Many people are embarrassed to admit that they might need counseling. I'm here to tell you that there is nothing wrong with it. Going to couples counseling will help you establish rules and boundaries when it comes to your marriage and family, especially if boundary-setting is something you are not used to doing. You can also realize a lot about yourself. A lot of the time we bring family drama, beliefs, and closed-mindedness into our marriage. Counseling helps with being open. Counseling can only help you go up if you're willing to be vulnerable and do the work.
Have you ever had to deal with difficult in-laws? What important lessons did you learn? Share with us below.
Featured image by Shutterstock
The list is endless when it comes to all the things I want and plan to teach my daughter. I can't wait to love on her and nurture her to the fullest. The more I think about my journey as a black woman, the more my goal of teaching my daughter to love her natural hair is reinforced.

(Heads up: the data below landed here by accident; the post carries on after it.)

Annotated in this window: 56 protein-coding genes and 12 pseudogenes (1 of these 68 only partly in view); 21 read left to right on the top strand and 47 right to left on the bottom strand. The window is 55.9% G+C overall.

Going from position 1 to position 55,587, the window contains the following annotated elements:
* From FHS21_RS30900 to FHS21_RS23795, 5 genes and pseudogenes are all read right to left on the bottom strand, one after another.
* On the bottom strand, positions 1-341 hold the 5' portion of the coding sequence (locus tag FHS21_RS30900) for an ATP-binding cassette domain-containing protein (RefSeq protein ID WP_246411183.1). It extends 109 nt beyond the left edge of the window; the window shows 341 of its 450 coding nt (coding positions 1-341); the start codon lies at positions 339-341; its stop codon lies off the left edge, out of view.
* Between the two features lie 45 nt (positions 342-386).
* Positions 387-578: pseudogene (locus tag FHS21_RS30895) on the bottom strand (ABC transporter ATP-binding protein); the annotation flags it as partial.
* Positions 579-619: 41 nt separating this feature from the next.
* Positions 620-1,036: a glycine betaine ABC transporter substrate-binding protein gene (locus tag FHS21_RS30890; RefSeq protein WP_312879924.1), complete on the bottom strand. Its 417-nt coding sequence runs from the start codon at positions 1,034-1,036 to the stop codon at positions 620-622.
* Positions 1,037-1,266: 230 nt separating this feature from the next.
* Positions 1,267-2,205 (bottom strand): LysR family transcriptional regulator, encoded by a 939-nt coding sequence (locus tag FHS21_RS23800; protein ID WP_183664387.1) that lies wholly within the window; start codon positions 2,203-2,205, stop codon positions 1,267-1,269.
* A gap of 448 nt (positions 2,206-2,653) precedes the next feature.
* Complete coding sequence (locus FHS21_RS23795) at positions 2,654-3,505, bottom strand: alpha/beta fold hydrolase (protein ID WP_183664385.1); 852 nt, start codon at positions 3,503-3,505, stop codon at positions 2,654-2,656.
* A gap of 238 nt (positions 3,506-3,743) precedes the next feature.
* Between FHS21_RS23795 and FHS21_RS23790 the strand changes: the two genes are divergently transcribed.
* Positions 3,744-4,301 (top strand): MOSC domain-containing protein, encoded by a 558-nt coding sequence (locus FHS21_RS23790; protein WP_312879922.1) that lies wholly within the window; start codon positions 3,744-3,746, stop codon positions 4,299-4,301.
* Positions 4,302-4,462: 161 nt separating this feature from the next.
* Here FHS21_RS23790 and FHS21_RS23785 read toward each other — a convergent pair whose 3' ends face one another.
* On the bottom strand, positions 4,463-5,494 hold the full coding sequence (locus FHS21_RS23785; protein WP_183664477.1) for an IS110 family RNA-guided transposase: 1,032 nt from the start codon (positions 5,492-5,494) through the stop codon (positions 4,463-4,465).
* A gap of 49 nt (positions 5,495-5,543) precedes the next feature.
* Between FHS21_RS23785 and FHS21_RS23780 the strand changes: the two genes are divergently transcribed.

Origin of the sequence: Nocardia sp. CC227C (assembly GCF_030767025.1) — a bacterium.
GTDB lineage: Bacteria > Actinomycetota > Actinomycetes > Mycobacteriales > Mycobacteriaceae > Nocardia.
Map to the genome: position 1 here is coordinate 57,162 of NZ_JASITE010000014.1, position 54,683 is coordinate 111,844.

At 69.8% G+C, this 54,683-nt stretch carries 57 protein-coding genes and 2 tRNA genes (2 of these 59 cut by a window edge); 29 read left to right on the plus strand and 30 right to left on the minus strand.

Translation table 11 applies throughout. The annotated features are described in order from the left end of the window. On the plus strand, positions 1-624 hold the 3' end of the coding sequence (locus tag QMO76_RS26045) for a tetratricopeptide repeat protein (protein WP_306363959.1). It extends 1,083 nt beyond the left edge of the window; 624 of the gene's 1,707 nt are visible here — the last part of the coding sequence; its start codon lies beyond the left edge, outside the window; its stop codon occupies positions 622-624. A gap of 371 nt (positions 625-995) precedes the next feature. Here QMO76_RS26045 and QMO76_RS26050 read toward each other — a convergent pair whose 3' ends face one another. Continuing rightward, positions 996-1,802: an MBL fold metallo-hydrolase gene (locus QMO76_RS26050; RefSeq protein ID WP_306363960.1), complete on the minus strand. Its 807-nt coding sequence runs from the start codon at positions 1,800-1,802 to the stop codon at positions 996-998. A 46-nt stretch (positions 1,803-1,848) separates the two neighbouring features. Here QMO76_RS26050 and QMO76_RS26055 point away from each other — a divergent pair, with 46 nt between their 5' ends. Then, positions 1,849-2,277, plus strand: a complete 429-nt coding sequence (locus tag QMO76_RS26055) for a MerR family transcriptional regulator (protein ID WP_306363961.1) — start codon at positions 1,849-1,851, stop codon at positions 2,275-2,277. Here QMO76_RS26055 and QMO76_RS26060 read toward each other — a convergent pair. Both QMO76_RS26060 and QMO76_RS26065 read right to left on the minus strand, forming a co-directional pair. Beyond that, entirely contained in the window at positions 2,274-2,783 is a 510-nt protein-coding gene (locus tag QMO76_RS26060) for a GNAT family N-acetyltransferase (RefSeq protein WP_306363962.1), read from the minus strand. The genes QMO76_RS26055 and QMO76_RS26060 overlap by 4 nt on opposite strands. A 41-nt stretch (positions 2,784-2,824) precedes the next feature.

Growing up, I manipulated my hair to the fullest. I put heat on my hair constantly and eventually ended up getting a perm at age 17. This was normal to me because all the women in my family did it. Anytime I had some place "nice" to go, my hair had to be straightened. I honestly started to become used to hiding my hair behind un-natural hairstyles. I used to think that my hair had to be a certain way in order to be beautiful.
It wasn't until a little after college when I got to know myself more, and be more unapologetic, that I started to love my natural hair. Even still, I always played it safe in the workplace and felt like I could not wear my hair the way I wanted to. I never wanted to draw too much attention to myself. Today, I now realize my hair is who I am. It is a part of me and I can wear it anyway I choose. I truly believe that every time I wear my hair naturally that I am sending a positive message to another black woman or black little girl to love themselves while challenging them to be who they are.